Here's how to start a self-care practice called constructive rest. Anytime you need a little break, this simple, yet effective practice of lying down will help you find your alignment and quiet the mind and body. This can be useful for: taking a break after some computer work or a stressful commute, or to get ready before a dance/ fitness class or rehearsal.
For a full guided talk through of the constructive rest practice, please play/ download my audio guide.
Take 10-20 minutes to check in with your body. You will want to find a flat, yet comfortable surface - a floor with a carpet, yoga mat, or blanket will do. You will lie down on your back, with your knees bent and pointed to the ceiling. Your feet will be hip width apart. You do not need to flatten your back, as in some fitness routines — you may have a point in your lower back or lumbar curve that does not touch the ground, and this is ok.
Your arms may be placed with your elbows bent and your hands resting on your torso. You may also rest your arms by your sides or spreading out on the ground at collarbone height with the palms up, if that is more comfortable for you.
Support your head with a small stack of paperback books or magazines. We use a flat surface like books instead of a pillow so that you can maintain awareness of the balance of the head. If the flat surface of the book is uncomfortable, place a towel on top for a little more cushioning. You may need to experiment to find the height of books that is right for you. If the books are not high enough, you may feel your head tipping backward. If the books are too high, the front of your throat may feel crunched. The books are meant to support under the back of the skull, not the neck, so make sure the books aren't poking into the back of the neck.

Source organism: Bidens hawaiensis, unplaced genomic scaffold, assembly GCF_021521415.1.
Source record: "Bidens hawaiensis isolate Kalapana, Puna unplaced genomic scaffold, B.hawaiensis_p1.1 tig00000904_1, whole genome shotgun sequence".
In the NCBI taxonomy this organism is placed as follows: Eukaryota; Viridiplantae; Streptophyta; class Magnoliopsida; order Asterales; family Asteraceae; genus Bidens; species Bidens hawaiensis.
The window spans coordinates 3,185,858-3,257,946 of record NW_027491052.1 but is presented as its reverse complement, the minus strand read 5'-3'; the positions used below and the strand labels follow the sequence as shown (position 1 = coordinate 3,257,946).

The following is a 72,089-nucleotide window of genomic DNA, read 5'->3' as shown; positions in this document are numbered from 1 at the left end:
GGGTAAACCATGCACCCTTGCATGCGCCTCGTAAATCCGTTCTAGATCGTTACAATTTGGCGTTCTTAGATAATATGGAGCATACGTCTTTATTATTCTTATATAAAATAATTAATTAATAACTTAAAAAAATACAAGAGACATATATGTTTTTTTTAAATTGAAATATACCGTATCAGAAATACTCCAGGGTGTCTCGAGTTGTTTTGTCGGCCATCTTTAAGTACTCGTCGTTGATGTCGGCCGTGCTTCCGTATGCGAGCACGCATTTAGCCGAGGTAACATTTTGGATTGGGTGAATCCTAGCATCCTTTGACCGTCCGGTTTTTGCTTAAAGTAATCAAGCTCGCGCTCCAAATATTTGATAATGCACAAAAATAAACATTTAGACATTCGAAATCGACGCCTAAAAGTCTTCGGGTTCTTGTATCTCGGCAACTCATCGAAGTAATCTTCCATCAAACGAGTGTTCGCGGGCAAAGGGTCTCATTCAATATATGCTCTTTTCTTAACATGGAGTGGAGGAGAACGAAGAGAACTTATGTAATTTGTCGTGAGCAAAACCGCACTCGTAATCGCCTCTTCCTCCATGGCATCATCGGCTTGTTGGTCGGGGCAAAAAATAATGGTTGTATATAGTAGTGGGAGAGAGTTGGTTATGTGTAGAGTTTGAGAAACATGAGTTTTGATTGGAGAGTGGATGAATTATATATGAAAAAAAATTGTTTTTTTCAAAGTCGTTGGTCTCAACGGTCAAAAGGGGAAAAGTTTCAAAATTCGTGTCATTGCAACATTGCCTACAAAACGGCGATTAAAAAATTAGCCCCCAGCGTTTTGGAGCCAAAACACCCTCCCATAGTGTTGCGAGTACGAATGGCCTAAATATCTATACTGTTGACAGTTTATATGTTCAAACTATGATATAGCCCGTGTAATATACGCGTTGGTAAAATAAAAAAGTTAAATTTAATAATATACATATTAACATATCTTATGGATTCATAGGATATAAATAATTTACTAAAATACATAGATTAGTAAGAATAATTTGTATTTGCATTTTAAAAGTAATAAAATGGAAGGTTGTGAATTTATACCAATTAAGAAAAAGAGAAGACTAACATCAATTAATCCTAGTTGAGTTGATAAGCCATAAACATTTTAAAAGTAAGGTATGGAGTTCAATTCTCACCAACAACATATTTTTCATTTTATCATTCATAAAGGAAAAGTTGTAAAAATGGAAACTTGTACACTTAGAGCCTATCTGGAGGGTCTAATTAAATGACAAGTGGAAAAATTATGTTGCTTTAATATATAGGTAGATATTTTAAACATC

While you're resting
In this practice, we are learning to deepen our awareness, so it is useful to have your eyes open. Begin by noticing your body as a whole, and where it is making contact with the ground. Don't immediately start to change anything, just begin observing. Know that just by lying here, gravity is helping to undo your tensions and allowing the spinal fluid to replenish between your discs, decompressing the spine.
Notice your head as it rests on the books and see if you can allow a little freedom at the top of the spine, where it joins your skull, right at the level of your ears.
Allow your whole back to be supported by the ground and release any extra work it's doing.
Sense your whole spine lengthening as you lie on the floor, from the top to the tailbone.
Sense your shoulders widening outward as you allow your arms to rest.
Allow your legs to only do as much work as they need to keep them up with the knees pointed to the ceiling, releasing any excess tension in the legs you're using to hold them up.
Pay attention to the breath, allowing the breath to come in through the nose, and gently out through the mouth.
Notice the jaw, and allow any extra work it's doing to drop away.
Allow your whole body to lengthen and widen as you lie on the floor.
After 10-20 minutes, get up slowly, and continue your day with a little more ease.
What does taking an Alexander lesson look and feel like? See videos:
Check out descriptions of the benefits and experience of the Alexander Technique in:
Crooked: Outwitting the Back Pain Industry and Getting on the Road to Recovery by Cathryn Jakobsin Ramin (chapter: "The Posture Mavens")
How the Body Knows Its Mind: The Surprising Power of the Physical Environment to Influence How You Think and Feel by Sian Beilock (chapter: "Buddha, Alexander, and Perlman)